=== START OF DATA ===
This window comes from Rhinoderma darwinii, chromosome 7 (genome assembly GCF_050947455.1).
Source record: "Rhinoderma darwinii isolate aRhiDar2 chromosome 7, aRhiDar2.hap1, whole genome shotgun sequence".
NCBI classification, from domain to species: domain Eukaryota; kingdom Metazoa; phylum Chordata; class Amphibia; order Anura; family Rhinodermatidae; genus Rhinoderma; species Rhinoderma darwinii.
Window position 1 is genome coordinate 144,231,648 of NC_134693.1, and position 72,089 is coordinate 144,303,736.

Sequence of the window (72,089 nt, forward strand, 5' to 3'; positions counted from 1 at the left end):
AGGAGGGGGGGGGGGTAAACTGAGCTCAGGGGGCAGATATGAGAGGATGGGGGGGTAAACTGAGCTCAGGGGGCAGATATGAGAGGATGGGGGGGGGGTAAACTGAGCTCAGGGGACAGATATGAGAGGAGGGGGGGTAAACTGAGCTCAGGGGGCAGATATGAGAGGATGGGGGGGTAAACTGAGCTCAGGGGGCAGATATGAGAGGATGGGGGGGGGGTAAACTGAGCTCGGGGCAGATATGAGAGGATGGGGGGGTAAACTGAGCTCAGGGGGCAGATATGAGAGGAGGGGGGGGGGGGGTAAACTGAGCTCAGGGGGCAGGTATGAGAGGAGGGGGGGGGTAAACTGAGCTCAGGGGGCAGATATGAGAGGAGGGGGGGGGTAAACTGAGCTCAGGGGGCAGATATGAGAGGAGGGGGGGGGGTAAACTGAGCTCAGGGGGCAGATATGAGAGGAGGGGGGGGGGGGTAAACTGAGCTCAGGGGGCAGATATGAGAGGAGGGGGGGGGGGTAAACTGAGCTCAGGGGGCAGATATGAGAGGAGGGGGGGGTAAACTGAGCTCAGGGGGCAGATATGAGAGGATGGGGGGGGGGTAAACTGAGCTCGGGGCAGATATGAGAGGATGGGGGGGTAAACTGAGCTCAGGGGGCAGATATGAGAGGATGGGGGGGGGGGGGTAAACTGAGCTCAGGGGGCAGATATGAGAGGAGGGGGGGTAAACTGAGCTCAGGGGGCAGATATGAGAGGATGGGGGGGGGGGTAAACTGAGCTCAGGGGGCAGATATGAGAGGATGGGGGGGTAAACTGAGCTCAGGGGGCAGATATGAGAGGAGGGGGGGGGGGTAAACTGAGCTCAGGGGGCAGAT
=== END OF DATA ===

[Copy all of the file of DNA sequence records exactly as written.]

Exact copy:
This window comes from Rhinoderma darwinii, chromosome 7 (genome assembly GCF_050947455.1).
Source record: "Rhinoderma darwinii isolate aRhiDar2 chromosome 7, aRhiDar2.hap1, whole genome shotgun sequence".
NCBI classification, from domain to species: domain Eukaryota; kingdom Metazoa; phylum Chordata; class Amphibia; order Anura; family Rhinodermatidae; genus Rhinoderma; species Rhinoderma darwinii.
Window position 1 is genome coordinate 144,231,648 of NC_134693.1, and position 72,089 is coordinate 144,303,736.

Sequence of the window (72,089 nt, forward strand, 5' to 3'; positions counted from 1 at the left end):
AGGAGGGGGGGGGGGTAAACTGAGCTCAGGGGGCAGATATGAGAGGATGGGGGGGTAAACTGAGCTCAGGGGGCAGATATGAGAGGATGGGGGGGGGGTAAACTGAGCTCAGGGGACAGATATGAGAGGAGGGGGGGTAAACTGAGCTCAGGGGGCAGATATGAGAGGATGGGGGGGTAAACTGAGCTCAGGGGGCAGATATGAGAGGATGGGGGGGGGGTAAACTGAGCTCGGGGCAGATATGAGAGGATGGGGGGGTAAACTGAGCTCAGGGGGCAGATATGAGAGGAGGGGGGGGGGGGGTAAACTGAGCTCAGGGGGCAGGTATGAGAGGAGGGGGGGGGTAAACTGAGCTCAGGGGGCAGATATGAGAGGAGGGGGGGGGTAAACTGAGCTCAGGGGGCAGATATGAGAGGAGGGGGGGGGGTAAACTGAGCTCAGGGGGCAGATATGAGAGGAGGGGGGGGGGGGTAAACTGAGCTCAGGGGGCAGATATGAGAGGAGGGGGGGGGGGTAAACTGAGCTCAGGGGGCAGATATGAGAGGAGGGGGGGGTAAACTGAGCTCAGGGGGCAGATATGAGAGGATGGGGGGGGGGTAAACTGAGCTCGGGGCAGATATGAGAGGATGGGGGGGTAAACTGAGCTCAGGGGGCAGATATGAGAGGATGGGGGGGGGGGGGTAAACTGAGCTCAGGGGGCAGATATGAGAGGAGGGGGGGTAAACTGAGCTCAGGGGGCAGATATGAGAGGATGGGGGGGGGGGTAAACTGAGCTCAGGGGGCAGATATGAGAGGATGGGGGGGTAAACTGAGCTCAGGGGGCAGATATGAGAGGAGGGGGGGGGGGTAAACTGAGCTCAGGGGGCAGAT